Growth opportunities for subcritical and supracritical economies may be very different. Supracritical economies endlessly afford new economic niches that invite invention, local and foreign investment and the potential for great wealth creation. As old technologies die, capital can migrate to new sectors of the supracritical economy to drive further wealth creation. Subcritical economies appear not to have these properties. For instance, in Alberta, oil wealth currently yields a $7 billion (Canadian) surplus annually. But it seems reasonable that in several decades, alternative energy resources will be more than competitive and preferred by ecologically conscious consumers. Demand for Alberta oil may then decrease. As it does, where locally will capital migrating out of the dying oil industry go? In a subcritical economy, no major new investment opportunities may exist.
The speculative possibility that subcritical and supracritical economies have very different growth properties seems worthy of study. The persistent diversity of wealth in nations across the globe is a puzzle to many economists. If a distinction between subcritical and supracritical growth patterns has merit, what are the implications for attracting local and foreign investment into poverty-stricken subcritical economies around the world? If 45 percent of the world's population lives on a few hundred dollars a year, it seems worth exploring the implications of economic webs for economic growth. We may discover alternative ways of abetting economic growth.
Gales of Creative Destruction
The economist Joseph Schumpeter is famous for having introduced the idea of "gales of creative destruction." When the car replaced the horse, many old goods and services (such as horse-drawn buggies, saddleries and smithies) went virtually extinct, while whole new industries and communities grew around oil, gas, paved road, motels and suburbia. With our algorithmic model we are able to quantify Schumpeter's gales:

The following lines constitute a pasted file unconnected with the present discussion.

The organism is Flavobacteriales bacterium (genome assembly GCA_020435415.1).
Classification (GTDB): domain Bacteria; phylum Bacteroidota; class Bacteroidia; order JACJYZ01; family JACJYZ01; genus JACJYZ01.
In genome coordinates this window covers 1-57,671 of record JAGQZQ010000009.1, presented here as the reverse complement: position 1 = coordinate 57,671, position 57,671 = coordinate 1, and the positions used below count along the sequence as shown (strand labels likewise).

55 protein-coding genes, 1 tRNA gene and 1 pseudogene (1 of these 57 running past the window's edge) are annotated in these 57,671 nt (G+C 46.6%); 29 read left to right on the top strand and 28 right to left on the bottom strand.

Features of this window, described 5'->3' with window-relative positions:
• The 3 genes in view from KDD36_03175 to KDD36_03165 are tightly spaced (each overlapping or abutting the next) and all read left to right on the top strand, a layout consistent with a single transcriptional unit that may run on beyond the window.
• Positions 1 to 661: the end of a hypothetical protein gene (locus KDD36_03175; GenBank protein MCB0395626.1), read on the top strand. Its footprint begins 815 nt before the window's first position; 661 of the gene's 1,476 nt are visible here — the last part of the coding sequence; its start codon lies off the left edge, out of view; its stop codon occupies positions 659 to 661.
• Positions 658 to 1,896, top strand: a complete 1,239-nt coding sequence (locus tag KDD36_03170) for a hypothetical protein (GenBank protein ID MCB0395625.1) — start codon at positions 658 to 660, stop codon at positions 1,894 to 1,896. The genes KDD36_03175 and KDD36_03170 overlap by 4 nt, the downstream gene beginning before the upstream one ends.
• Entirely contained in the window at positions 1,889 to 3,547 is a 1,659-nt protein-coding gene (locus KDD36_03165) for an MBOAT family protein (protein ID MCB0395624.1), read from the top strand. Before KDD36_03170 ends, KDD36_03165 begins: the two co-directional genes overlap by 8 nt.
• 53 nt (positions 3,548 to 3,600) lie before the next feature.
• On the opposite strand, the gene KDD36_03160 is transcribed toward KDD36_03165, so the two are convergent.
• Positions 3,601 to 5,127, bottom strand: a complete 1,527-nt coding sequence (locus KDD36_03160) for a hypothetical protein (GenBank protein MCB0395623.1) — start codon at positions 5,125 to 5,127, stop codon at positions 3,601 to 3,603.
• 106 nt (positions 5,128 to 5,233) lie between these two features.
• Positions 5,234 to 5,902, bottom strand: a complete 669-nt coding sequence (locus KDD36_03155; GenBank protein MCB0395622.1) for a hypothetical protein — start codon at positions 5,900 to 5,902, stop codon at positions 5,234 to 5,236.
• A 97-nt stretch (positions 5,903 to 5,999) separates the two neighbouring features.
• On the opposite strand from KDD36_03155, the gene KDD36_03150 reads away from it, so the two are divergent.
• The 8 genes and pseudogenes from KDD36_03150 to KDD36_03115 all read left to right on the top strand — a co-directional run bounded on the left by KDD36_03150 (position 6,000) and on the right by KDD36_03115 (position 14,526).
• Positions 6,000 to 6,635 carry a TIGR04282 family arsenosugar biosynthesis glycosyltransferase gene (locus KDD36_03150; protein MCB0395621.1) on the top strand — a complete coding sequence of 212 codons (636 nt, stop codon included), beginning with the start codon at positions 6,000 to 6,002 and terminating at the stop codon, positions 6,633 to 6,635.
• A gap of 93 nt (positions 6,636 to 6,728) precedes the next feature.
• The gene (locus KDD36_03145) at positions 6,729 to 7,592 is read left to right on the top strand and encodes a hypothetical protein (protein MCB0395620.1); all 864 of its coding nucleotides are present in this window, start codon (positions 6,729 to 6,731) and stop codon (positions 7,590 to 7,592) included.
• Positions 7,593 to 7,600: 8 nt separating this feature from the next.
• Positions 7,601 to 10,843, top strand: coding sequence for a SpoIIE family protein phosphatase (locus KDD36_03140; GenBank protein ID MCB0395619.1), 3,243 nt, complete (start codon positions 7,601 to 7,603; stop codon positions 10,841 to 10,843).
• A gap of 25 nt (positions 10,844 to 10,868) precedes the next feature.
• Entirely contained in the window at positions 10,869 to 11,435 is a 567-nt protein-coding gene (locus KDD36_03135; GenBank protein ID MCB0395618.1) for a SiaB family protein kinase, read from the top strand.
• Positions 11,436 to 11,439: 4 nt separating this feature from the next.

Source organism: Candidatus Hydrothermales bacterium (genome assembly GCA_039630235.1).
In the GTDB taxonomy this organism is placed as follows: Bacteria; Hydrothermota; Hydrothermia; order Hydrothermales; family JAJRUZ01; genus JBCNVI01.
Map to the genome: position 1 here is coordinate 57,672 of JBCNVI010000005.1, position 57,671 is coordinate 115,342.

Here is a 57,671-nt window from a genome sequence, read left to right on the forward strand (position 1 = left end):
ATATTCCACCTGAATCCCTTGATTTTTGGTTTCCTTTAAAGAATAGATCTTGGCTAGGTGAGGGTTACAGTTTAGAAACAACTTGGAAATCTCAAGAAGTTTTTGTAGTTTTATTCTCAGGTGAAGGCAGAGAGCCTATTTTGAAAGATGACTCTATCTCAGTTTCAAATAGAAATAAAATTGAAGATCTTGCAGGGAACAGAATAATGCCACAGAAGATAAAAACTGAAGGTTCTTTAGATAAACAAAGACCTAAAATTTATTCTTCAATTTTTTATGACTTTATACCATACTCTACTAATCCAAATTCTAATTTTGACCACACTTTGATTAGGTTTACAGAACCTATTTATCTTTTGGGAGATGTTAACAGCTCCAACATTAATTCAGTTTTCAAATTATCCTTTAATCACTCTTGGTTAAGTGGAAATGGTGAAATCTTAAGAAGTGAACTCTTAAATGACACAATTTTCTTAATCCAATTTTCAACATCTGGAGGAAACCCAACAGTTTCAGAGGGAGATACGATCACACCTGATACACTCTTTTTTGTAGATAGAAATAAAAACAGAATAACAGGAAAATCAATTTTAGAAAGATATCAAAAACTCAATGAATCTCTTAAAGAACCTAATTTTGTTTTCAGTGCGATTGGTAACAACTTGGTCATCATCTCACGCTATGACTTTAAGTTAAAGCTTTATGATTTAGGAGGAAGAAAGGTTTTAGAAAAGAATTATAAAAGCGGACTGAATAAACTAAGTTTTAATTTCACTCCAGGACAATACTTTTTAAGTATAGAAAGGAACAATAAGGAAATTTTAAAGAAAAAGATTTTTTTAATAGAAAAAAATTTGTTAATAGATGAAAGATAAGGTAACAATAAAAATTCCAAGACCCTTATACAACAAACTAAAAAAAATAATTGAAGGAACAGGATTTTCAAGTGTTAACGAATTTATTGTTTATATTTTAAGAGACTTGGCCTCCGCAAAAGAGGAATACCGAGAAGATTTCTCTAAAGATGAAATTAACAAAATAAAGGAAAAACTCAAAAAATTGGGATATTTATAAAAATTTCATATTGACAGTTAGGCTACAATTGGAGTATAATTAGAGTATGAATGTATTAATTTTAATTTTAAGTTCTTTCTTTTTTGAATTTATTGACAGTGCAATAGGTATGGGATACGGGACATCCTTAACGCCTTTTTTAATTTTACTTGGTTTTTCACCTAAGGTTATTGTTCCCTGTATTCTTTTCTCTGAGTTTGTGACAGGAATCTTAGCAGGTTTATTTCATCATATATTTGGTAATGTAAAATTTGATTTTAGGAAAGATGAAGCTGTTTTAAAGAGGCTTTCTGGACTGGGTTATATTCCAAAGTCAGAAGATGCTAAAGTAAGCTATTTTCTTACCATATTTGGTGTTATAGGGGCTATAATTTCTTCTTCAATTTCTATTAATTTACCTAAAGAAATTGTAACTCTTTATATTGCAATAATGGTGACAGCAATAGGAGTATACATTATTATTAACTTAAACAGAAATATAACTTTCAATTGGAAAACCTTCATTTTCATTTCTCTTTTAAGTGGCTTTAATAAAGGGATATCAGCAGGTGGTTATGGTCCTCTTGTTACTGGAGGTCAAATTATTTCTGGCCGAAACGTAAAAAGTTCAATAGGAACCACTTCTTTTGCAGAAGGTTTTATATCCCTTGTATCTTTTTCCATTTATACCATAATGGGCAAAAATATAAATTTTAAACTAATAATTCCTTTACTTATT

Let us return to the network of productive pairs we were considering earlier. Essentially all goods that are technologically possible are producing each other in self-sustaining patterns. There is no intrinsic reason why this pattern should ever break down. However, our model does not yet contain utility, which we may model as an external selection process. If then, as in human societies, some products go out of fashion because preferences shift (say, from horses to cars), then occasionally some goods will be cancelled in the fully self-sustaining network. We call such exogenously triggered extinctions "primary defects." With each such defect, about twice that many productive pairs with which this good was involved will also vanish on average. As long as a good gets produced by at least one productive pair it remains in the game. When a good loses all its productive pairs it too will vanish. This disappearance we call a "secondary defect."
It is intuitively clear that when the first primary defects are introduced into the system, the effect on secondary defects will be marginal. Most of the products born of defective productive pairs can still be created by alternative productive pairs. But at some point many goods can only be produced by a single productive pair, and all of a sudden a few more defects have devastating consequences. The whole system ceases to be self-sustaining and breaks down in a cascade of secondary defects–a gale of destruction.
Our idealized grammar table model yields Schumpeterian gales of creative destruction whose size follows a power-law distribution. Surrogate data, in the form of firm failures [over time?] in many countries, also follow a power law that is close to our predictions.
The basic conclusion is that catalytic economic systems have three dynamical regimes. In the sub- and supercritical regimes, the system is dominated by destruction or creation; although the system fluctuates, it essentially remains either in one or the other. However, when the system is prepared critically, we observe a different behavior wherein Schumpeterian gales of creation and destruction occasionally throw the system from one phase into the other.